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FRANCIS LANCELOTT, ESQ. Queens of England. Vol.1.


Sir John Froissart's Chronicles of England, France, Spain and the Ajoining Countries from the latter part of the reign of Edward II to the coronation of Henry IV in 12 volumes 

Chronicles of Enguerrand De Monstrelet (Sir John Froissart's Chronicles continuation) in 13 volumes 

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Queens of England. Vol.1.
page 536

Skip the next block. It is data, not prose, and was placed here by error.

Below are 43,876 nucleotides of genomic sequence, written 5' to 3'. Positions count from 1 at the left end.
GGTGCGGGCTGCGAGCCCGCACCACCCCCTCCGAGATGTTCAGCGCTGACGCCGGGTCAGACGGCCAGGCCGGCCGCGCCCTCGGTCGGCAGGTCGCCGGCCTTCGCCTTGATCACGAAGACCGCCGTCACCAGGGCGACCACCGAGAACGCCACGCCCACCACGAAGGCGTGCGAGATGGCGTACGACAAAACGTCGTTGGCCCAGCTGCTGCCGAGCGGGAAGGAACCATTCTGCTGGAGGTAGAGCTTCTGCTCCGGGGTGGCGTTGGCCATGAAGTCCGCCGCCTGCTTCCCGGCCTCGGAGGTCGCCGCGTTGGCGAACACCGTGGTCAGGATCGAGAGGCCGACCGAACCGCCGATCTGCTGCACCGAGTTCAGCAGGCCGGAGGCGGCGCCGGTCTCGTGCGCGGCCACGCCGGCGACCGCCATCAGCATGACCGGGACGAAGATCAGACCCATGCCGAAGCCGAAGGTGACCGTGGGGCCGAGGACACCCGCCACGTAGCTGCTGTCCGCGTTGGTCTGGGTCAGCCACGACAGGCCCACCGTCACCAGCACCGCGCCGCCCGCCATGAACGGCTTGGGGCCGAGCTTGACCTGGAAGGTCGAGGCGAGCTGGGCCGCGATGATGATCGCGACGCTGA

joy thereof, bolls were rung, and bonfires made, not only in the city of London, but also in sundry places of the realm ; but, in the end, all proved clean contrary, and the joy and expectation of the people utterly frustrate ; for, shortly, it was fully certified (almost to all men) that the Queen was as then neither delivered of child, nor after was in hope of having any. Of this the people spake diversely ; some said that the rumour of the Queen's conception was spread for a policy ; some affirmed that she was with child, but it miscarried ; some other said she was deceived by a tympany or other like disease, whereby she thought she was with child, and was not ; but what the truth was, I refer the report thereof to other that knoweth more." Whilst Mary lay in this dangerous state, her husband" endeavoured to intrigue with her maids of honour. But her court being a pattern of female virtue, not one of the ladies would give ear to his suit ; and if the assertions of Bradford the Martyr are correct, he formed connections with low, disreputable women, preferring— " The baker's daughter, in her russet gown, To liia wife, Queen Mary, without her crown." In August, Mary being somewhat recovered, the royal pair proceeded in state from Hampton Court through London to Greenwich, whence Philip, in compliance with the desires of his father, who, being old and infirm, wished to resign his sceptre to his son, departed for Flanders, on the fourth of September. Mary deemed it her duty, in the absence of her lord, to devote her afternoons to affairs of state, but in a few days tbe attempt threw her again on a bed of sickness, and she was seen no more at the council board. From the hour of her marriage, her independence as a sovereign ceased. " She did nothing," says Strype, "without the privity and directions of her husband or his ministers :" and Philip, whether absent or present, guided the English government. Now that he was abroad, he maintained a continual correspondence with the ministers, and no measure of importance, domestic or ecclesiastical, was carried into effect without his previous sanction ; indeed, he ruled as sovereign, and not Mary; and the cruelty of her reign, as Fuller, the Protestant historian, remarks, "although done under her, wasnotdone by her." She remained at Greenwich sick and feeble the autumn and winter through. In November, she had to deplore the death of her skilful financier and faithful minister, Gardiner—a prelate lauded by the Catholics, but Yer y properly denounced as a cruel bigot by the Protestants. At the commencement of 1556, she again appeared in public, wan and ghastly, to review her gentlemen pensioners in Greenwich Park. Put little more is recorded of her in this dreadful year of persecution, insurrection, famine, and general misery. She appears to have been too indisposed to take part in public business or amusement, but, when sufficiently convalescent, she beguiled the hours at needlework, or walking out in disguise, as a common person, with one or two of her ladies, entered the cottages, and relieved the wants of the neighbouring poor, frequently selecting those of their children that seemed promising, for education at her own expense. In the spring of this year, the unfortunate Cranmer suffered martyrdom (Latimer and liidley had been burnt in the previous October), and about the same timeNoailles, the intriguing French ambassador, started a series of plots and insurrections, with a view to seize the royal treasury, and to depose Mary and place Elizabeth on the throne The projects failed; two of Elizabeth's household were arrested and executed, but Mary professed to believe her sister innocent, and sent her a ring in token of her affection. Many weeks did not elapse before another disturbance was attempted. A young man, named Cleobury, personated the deceased Earl of Devon, named the Princess privy to his design, and, in Yaxely church, proclaimed "the Lady Elizabeth Queen, and her beloved bed-fellow, Lord Edward Courtenay, king," This attempt produced no estrangement between the royal sisters, and the people took no part in it, beyond that of apprehending Cleobury,

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